3. 3. health management are mostly lacking among the healthcareproviders of these countries.Key issues in emerging countriesTHE FOLLOWING are key issues impacting healthcaredelivery in emerging countries:Growing disparities in health and wealth: Vast geographi-cal area and huge population with growing disparities inhealthcare access and delivery between the rural and the urbanareas characterize emerging nations, including the BRICScountries. Population pressure is high, and sparse economicactivity zones lead to rapid growth of middle class populationaround a few but huge“megapolises”like Mumbai or Rio deJaneiro.With the increase in affordability among the growingmiddle-class population, sedentary lifestyles and unhealthyfood habits are proliferating,leading to increased prevalence oflifestyle-related diseases such as pulmonary diseases, obesity,cardiovascular diseases,diabetes mellitus,neuropsychiatric dis-orders and cancer around the urban centers.Demand dichotomy: Upwardly mobile emerging countriesare currently facing a dichotomy in healthcare demand – on oneside the countries are trying to provide adequate care to cure andprevent communicable diseases while addressing the demand ofstate-of-the-arthealthcaredeliveryfortheaffluentclasstoaddressthegrowingprevalenceof chronicillnessesontheother.Indiahasclose to 62 million diabetics and 77 million pre-diabetics [4].Those numbers are 92 million and 150 million in China [5].Affluent patients are choosing institutions higher up the valuechain, from nursing homes to big hospitals to“Super Specialty”and tertiary care hospitals. At the same time some emergingcountries like India or Thailand are seeing increased demand forluxury healthcare services from medical tourists visiting fromhigh-cost western countries such as the United States and UnitedKingdom.Withlimitedresourcesattheirdisposal,thisdichotomyis polarizing healthcare systems in the emerging countries wherethe bulk of resources are being diverted toward the private sector,increasingitsshareof healthcareexpenses.Antiquated and sparse infrastructure: Another key issuefacing the emerging countries is the need to upgrade antiquat-ed infrastructure across vast areas,which is both time consum-ing and capital-intensive.Infrastructure-wise,China has madesignificant progress during the last decade.In China,90 percentof the hospitals are currently owned by the state [6]. Theremaining 10 percent that are privately owned mostly cater tothe affluent Chinese and foreigners in the urban areas likeShanghai.But China is very close to the global average in termsof beds and physicians per 1,000 people. The Chinese govern-ment is now focused on upgrading their“mid tier”hospitals tobolster effective healthcare delivery among the masses.Brazil and India are lagging behind the global average ofbeds and physicians with deficient public infrastructure andfunding. Brazil faces overcrowded healthcare facilities andbelow par healthcare delivery even in urban areas.Insufficient capacity of the public healthcare system is drivinggrowth of private healthcare providers in India.India’s globaliza-tion efforts during the last two decades have seen a decline in thegovernment share of expenditure in healthcare,reduction of tar-iff barriers for technology import and attractive tax incentives tosetupoperationsforprivateproviders,bothnationalandinterna-tional. To trounce competition, private healthcare providers inIndiaarerushingintobecominga“bestserviceprovider”byoffer-ing“thebestandthelatest”medicaltechnologies[7].Thisisanal-ogoustowhatweseeinotherBRICScountriesaswell.Lack of health insurance coverage: In most of the emergingcountries the percentage of people with healthcare insurancecoverage is very low with the exception of China. By 2010China successfully brought close to 90 percent of its populationfrom less than 25 percent in 2004 under the purview of threestate-run health insurance schemes. This has helped China’srural population have better access to healthcare. In Brazil 25percent of the population is covered by private insurance.Pub-lic and private health insurance covers about 25 percent of thepopulation in India as well [8].Emergence of new healthcare delivery modelsINFORMATION AND COMMUNICATION technol-ogy-based services are revolutionizing healthcare deliveryOR/MS TODAY24 April 2013Global healthcareISSUESFigure 4: Compiled from World Health Statistics 2012Source: WHOFigure 5: Compiled from World Health Statistics 2012.Source: WHOORMS4002_FTRs_ORMS-FTR 4/5/13 10:00 AM Page 24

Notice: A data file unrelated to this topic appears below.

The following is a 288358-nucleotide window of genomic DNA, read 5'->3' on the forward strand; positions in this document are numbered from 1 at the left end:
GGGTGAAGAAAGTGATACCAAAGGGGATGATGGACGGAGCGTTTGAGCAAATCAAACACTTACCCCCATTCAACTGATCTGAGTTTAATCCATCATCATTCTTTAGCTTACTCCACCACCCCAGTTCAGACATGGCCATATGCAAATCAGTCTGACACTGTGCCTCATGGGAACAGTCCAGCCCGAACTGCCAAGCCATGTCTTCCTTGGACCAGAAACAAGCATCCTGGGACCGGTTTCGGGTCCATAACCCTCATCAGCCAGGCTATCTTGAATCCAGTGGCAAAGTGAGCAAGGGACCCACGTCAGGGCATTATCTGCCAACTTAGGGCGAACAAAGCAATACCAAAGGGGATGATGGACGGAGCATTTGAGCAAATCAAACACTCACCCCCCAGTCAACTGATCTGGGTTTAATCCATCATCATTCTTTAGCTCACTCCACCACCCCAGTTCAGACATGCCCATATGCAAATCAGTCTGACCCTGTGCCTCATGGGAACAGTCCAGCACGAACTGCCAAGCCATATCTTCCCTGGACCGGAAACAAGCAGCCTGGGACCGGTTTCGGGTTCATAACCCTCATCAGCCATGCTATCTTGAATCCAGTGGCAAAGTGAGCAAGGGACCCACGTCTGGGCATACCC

4. 4. The anatomy of a decision.Today, with computation times compressed from days to seconds,Operations Research is becoming accessibleto not only scientists and engineers, but business leaders as well — fundamentally redefining how real-worldcompanies meet their performance goals. What’s more? We’re helping companies leverage customer, supplier,and partner data to enable integrated, adaptive planning and execution strategies that allow them to anticipate,control, and react to disruptions and volatility at the business point of impact.Together with the advanced analytics and consulting expertise of IBM Research and Global BusinessServices®, IBM’s industry-leading ILOG® Optimization and Supply Chain Management technology is allowingbusinesses to take the guesswork out of decision making.Already, over 1,300 corporations and government organizations are using IBM ILOG CPLEX OptimizationStudio, featuring a complete toolkit for mathematical and constraint programming, a powerful IDE, modelinglanguage, APIs and 3rd party connectors. And now with a connector to IBM SPSS Modeler, IBM offers anintegrated toolkit bringing together predictive and prescriptive analytics capabilities.IBM,theIBMlogo,ibm.com,SmarterPlanetandtheplaneticonaretrademarksofInternationalBusinessMachinesCorp.,registeredinmanyjurisdictionsworldwide.OtherproductandservicenamesmightbetrademarksofIBMorothercompanies.AcurrentlistofIBMtrademarksisavailableontheWebatwww.ibm.com/legal/copytrade.shtml.©InternationalBusinessMachinesCorporation2010.Smarter technology for a Smarter Planet:A smarter business needs smarter software, systems and services.Let’s build a smarter planet. ibm.com/optimzeORMS4002_FTRs_ORMS-FTR 4/5/13 10:00 AM Page 25